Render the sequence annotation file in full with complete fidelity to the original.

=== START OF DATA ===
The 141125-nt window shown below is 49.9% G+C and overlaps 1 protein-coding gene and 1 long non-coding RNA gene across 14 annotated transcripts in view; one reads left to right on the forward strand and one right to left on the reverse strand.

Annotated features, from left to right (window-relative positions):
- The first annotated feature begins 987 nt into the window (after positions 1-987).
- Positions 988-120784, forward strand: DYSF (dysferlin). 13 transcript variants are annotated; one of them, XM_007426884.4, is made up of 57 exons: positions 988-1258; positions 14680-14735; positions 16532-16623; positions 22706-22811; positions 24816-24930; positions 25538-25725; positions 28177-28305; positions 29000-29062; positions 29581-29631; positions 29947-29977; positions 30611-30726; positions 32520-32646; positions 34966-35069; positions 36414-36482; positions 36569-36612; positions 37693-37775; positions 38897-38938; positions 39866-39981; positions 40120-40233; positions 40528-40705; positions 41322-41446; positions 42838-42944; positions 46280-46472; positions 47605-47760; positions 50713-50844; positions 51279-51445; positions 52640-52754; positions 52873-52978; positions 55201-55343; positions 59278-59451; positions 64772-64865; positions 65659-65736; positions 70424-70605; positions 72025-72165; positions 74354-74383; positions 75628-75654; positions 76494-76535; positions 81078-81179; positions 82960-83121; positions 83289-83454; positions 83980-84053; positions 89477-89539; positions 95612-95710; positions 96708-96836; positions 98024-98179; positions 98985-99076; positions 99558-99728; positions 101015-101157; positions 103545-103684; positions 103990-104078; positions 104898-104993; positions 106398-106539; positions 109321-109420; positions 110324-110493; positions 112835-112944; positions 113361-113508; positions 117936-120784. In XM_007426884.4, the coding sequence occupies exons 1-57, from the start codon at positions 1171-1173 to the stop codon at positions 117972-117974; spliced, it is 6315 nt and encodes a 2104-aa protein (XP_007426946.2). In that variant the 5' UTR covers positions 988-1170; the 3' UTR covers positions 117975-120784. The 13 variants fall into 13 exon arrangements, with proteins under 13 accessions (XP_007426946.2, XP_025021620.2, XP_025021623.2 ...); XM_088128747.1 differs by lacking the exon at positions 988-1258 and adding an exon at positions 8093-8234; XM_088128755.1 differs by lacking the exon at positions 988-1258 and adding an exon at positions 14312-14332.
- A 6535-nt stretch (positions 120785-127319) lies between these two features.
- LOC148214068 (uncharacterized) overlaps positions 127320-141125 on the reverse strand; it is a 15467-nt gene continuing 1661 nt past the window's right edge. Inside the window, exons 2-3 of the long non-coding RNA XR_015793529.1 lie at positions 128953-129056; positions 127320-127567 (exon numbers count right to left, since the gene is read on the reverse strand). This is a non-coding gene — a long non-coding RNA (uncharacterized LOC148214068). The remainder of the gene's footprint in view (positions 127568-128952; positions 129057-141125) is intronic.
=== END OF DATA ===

The 141125-nt window shown below is 49.9% G+C and overlaps 1 protein-coding gene and 1 long non-coding RNA gene across 14 annotated transcripts in view; one reads left to right on the forward strand and one right to left on the reverse strand.

Annotated features, from left to right (window-relative positions):
- The first annotated feature begins 987 nt into the window (after positions 1-987).
- Positions 988-120784, forward strand: DYSF (dysferlin). 13 transcript variants are annotated; one of them, XM_007426884.4, is made up of 57 exons: positions 988-1258; positions 14680-14735; positions 16532-16623; positions 22706-22811; positions 24816-24930; positions 25538-25725; positions 28177-28305; positions 29000-29062; positions 29581-29631; positions 29947-29977; positions 30611-30726; positions 32520-32646; positions 34966-35069; positions 36414-36482; positions 36569-36612; positions 37693-37775; positions 38897-38938; positions 39866-39981; positions 40120-40233; positions 40528-40705; positions 41322-41446; positions 42838-42944; positions 46280-46472; positions 47605-47760; positions 50713-50844; positions 51279-51445; positions 52640-52754; positions 52873-52978; positions 55201-55343; positions 59278-59451; positions 64772-64865; positions 65659-65736; positions 70424-70605; positions 72025-72165; positions 74354-74383; positions 75628-75654; positions 76494-76535; positions 81078-81179; positions 82960-83121; positions 83289-83454; positions 83980-84053; positions 89477-89539; positions 95612-95710; positions 96708-96836; positions 98024-98179; positions 98985-99076; positions 99558-99728; positions 101015-101157; positions 103545-103684; positions 103990-104078; positions 104898-104993; positions 106398-106539; positions 109321-109420; positions 110324-110493; positions 112835-112944; positions 113361-113508; positions 117936-120784. In XM_007426884.4, the coding sequence occupies exons 1-57, from the start codon at positions 1171-1173 to the stop codon at positions 117972-117974; spliced, it is 6315 nt and encodes a 2104-aa protein (XP_007426946.2). In that variant the 5' UTR covers positions 988-1170; the 3' UTR covers positions 117975-120784. The 13 variants fall into 13 exon arrangements, with proteins under 13 accessions (XP_007426946.2, XP_025021620.2, XP_025021623.2 ...); XM_088128747.1 differs by lacking the exon at positions 988-1258 and adding an exon at positions 8093-8234; XM_088128755.1 differs by lacking the exon at positions 988-1258 and adding an exon at positions 14312-14332.
- A 6535-nt stretch (positions 120785-127319) lies between these two features.
- LOC148214068 (uncharacterized) overlaps positions 127320-141125 on the reverse strand; it is a 15467-nt gene continuing 1661 nt past the window's right edge. Inside the window, exons 2-3 of the long non-coding RNA XR_015793529.1 lie at positions 128953-129056; positions 127320-127567 (exon numbers count right to left, since the gene is read on the reverse strand). This is a non-coding gene — a long non-coding RNA (uncharacterized LOC148214068). The remainder of the gene's footprint in view (positions 127568-128952; positions 129057-141125) is intronic.